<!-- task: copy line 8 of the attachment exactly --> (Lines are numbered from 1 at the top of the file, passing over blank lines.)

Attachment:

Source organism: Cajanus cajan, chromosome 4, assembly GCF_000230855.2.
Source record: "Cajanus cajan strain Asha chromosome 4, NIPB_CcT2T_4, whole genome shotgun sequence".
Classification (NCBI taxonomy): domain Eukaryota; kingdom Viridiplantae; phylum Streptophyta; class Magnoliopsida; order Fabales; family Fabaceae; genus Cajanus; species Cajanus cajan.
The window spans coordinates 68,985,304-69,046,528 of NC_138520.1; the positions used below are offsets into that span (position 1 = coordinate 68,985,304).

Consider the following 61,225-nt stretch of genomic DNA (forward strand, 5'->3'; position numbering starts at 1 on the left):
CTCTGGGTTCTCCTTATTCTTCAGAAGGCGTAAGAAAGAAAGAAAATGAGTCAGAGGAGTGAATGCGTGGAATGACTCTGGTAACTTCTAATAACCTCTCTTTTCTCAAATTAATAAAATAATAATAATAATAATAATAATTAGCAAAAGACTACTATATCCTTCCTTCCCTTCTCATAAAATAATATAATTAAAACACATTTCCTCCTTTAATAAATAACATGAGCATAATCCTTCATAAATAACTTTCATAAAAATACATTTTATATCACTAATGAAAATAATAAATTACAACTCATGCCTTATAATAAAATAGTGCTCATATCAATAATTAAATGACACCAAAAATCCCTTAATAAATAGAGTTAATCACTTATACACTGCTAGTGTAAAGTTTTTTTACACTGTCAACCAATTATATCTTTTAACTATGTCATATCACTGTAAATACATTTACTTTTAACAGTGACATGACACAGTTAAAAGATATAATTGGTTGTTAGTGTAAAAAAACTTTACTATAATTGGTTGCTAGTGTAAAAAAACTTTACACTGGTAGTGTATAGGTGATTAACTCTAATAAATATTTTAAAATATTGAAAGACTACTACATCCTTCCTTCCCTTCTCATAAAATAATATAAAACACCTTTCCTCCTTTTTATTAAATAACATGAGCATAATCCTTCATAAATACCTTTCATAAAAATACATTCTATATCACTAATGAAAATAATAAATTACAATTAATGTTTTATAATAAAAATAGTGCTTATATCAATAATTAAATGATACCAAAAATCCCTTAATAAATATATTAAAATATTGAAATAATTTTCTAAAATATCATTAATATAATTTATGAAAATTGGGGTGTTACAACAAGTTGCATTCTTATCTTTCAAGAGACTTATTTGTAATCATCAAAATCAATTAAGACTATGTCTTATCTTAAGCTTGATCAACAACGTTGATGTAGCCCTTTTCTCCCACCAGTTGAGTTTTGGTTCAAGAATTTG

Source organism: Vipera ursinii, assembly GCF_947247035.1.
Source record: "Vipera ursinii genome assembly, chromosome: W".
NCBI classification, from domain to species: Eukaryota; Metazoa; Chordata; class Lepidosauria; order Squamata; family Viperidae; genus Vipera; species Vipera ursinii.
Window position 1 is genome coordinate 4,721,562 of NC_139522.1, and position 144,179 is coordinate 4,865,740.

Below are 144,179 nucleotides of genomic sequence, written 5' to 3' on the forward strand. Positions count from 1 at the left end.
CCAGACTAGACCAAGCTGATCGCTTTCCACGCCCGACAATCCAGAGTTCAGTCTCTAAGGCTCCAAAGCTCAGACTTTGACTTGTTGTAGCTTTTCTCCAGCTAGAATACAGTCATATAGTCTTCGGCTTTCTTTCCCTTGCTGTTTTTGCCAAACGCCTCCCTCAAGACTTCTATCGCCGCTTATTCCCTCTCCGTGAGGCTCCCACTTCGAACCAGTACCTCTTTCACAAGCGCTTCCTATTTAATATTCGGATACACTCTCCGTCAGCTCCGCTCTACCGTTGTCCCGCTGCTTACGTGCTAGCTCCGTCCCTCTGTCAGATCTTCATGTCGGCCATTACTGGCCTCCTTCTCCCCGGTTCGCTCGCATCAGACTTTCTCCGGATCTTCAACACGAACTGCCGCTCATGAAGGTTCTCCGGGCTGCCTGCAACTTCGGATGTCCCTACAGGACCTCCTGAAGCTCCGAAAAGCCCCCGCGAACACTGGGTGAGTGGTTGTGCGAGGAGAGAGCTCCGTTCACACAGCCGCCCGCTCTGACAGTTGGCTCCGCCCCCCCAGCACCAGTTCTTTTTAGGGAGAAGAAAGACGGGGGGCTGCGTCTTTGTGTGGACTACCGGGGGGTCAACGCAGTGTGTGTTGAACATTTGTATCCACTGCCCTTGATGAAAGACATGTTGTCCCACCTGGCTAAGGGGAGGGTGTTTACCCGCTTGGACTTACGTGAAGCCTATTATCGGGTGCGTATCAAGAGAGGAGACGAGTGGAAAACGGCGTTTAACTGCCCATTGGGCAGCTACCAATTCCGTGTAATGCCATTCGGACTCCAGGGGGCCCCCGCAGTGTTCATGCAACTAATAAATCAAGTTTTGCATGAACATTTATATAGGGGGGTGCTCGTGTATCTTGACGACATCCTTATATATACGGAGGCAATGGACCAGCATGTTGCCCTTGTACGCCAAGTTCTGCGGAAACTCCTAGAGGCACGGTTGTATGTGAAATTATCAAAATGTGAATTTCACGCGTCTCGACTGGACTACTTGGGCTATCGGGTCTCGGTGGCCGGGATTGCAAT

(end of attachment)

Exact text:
Source record: "Vipera ursinii genome assembly, chromosome: W".